Richard Siken's second collection, coming a decade after his Yale Younger Poets prize-winning debut Crush, finds the poet a subdued man with more mature preoccupations. The erotic energy and dazzling infatuation that drove Crush are replaced in War of the Foxes with frustrations about the impossibility of creating pure and true artistic representations. Siken sets this conversation in motion from the book's opening line: “The paint doesn't move the way the light reflects, / so what's there to be faithful to?” The trappings of aesthetics are insufficient: “It should be enough. To make something / beautiful should be enough. It isn't.”
The personal nature of this artistic seeking is most evident in the poem “Portrait of Fryderyk in Shifting Light,” in which Siken's attempt to paint his subject, presumably a lover, begins with the troubled assessment “There is something terribly wrong with his face—” before launching into a brilliant description of an uncapturable beauty: “his eyes shine like wedding rings.” In this case, the inability to provide an exact portrayal is a proxy for the actual problem, the inability to truly know another person. The effort ends in an artfully admitted defeat, “I turned off the headlights of / my looking and let the animal get away.” “The Museum” addresses the chasm of the other that cannot be breached in allegorical fashion; a man stands before a painting, fixated by something unnameable: “Perhaps it was something about yellow / near pink,” while his disinterested lover waits nearby, yet a world away.
Immediately following, “Three Proofs” attacks the problem from a more academic perspective, as the poet considers paintings by Picasso, Raphael, and Caravaggio. The Picasso is his portrait of Gertrude Stein, but is the image an adequate likeness? More importantly, he wonders, can the painting tell us something about Stein as a person? “She existed enough to be painted” is the reluctant conclusion. The events of Raphael's Saint George and the Dragon are recounted and then routinely devalued by the spare statement that “All these things happened. Allegedly.” The analysis of Caravaggio, a “thug whose soul / was as big as Rome and full of anvils,” is more complex. Siken considers the painting of Caravaggio's own face on Goliath's severed head as a reference to his potential murder sentence. Is this an admission of guilt? But “truth doesn't count / in law, only proof.” The maddening question remains: What constitutes proof and where are we to find it?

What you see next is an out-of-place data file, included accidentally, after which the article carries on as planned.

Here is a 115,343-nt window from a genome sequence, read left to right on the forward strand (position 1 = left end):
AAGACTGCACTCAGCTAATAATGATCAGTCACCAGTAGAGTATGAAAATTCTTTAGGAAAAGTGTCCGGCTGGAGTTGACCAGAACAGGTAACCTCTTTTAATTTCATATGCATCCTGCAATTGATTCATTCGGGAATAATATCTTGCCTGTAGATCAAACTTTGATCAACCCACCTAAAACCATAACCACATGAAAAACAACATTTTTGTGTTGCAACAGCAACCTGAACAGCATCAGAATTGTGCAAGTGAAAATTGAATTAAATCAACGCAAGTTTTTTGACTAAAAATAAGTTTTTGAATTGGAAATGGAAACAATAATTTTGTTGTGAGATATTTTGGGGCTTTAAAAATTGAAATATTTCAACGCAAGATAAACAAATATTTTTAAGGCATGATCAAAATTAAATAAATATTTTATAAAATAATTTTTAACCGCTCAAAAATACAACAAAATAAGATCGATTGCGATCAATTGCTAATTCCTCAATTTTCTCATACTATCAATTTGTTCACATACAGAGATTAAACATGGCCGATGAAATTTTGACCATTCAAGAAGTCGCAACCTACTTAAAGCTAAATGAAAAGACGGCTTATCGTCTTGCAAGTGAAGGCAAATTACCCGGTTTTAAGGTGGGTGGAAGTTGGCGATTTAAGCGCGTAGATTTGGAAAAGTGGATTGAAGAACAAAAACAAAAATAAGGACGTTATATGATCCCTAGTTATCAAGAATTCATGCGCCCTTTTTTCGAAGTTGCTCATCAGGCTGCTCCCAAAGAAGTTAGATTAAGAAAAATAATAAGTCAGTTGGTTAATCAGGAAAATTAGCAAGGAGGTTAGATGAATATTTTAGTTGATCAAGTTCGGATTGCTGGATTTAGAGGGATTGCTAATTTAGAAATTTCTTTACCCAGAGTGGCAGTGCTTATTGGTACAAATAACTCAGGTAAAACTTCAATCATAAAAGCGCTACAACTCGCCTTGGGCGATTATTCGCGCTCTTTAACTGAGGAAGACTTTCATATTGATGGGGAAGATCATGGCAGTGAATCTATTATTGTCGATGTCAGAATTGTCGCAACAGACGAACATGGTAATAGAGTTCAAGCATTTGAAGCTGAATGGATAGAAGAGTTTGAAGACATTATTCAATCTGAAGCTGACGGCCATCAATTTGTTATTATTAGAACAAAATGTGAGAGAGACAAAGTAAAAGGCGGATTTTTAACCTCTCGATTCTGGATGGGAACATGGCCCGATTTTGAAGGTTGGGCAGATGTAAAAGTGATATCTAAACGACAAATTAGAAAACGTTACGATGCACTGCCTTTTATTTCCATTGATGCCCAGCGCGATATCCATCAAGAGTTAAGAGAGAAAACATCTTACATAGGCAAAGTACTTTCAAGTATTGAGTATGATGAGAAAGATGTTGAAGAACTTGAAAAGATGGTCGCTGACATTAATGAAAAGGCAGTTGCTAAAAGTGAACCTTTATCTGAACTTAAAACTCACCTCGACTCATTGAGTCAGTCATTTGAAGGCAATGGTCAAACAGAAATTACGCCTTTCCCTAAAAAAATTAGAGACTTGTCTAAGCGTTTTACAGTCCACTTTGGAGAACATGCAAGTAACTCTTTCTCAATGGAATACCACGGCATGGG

An exploration of tools and their functions is a further steady preoccupation as Siken seeks something definitive and concrete to, perhaps literally, hold onto. This plays out most effectively in “Logic,” in which “The body / puts glue on a twig and catches a bird. Glue is a tool, / unless you are a bird.” Siken may be working out his own artistic demons, where tools represent coherence and order and the antithesis of a more frenetic anarchy of feeling the poet is accustomed to. “Logic is boring because it works,” he declares; “Being unreasonable is exciting.” Apollo and Dionysus cannot both rule supreme. “A hammer is a hammer when it hits the nail,” a useful tool, and a reworked euphemism for telling something like it is, but then Siken admits, “I woke / up tired of being the hammer.” The poem ends with the unsubtle statement, “This / is an argument about goals.”
As if in response, the very next poem, “Lovesong of the Square Root of Negative One,” seems to find Siken purged of this dilemma by embracing a somewhat controlled chaos, the tools of the body and the mind merging with exquisite, rhythmic panache:
I am the hand that lifts the rock, I am the mind
that strings the worm and throws the line and feels the tug,
the flex in the pole, and foot by foot I find the groove,
the trace in the thicket, the key in the lock, as root breaks
rock, from seed to flower to fruit to rot
Siken may be finding himself at odds with his new tone, cautious and seemingly tempered by experience: “Everyone needs a place,” he says. “It shouldn't be inside of someone else.” In “Self-Portrait Against Red Wallpaper,” a poem about accepting the inevitable, the imperfect, and the intangible, the wearied poet offers more sage counsel: “Don't try to make a stronger wind, / you'll wear yourself out. Build a better sail.”
It would be simplistic to say that Siken ultimately solves anything or comes to a conclusion about the questions of representation he posits, but it is notable that the later poems—like “Self-Portrait”—seem to espouse a begrudging acceptance. Searching is important, yes, but it isn't everything. In “Glue” (a tool, as we've been told, and also a substance for fixing and affixing), Siken states, “We could pull it apart, spend our whole lives pulling it / apart and have no time left to do anything smart with / the pieces.” Take what you can from it and go, move onto the next thing, the assessment seems to be. Use the tools, be inventive. Create something beautiful if you can, and if it bears something genuine, something close to the truth, even better. Otherwise, you may find yourself still thinking about that painting in the museum years later, your lover long gone.
Lisa Butts is a poet and critic whose work has appeared in Pleiades, Contemporary Poetry Review, and Publishers Weekly.
War of the Foxes
by Richard Siken
Copper Canyon Press, 2015
$17 paperback; ISBN 978-1-55659-477-9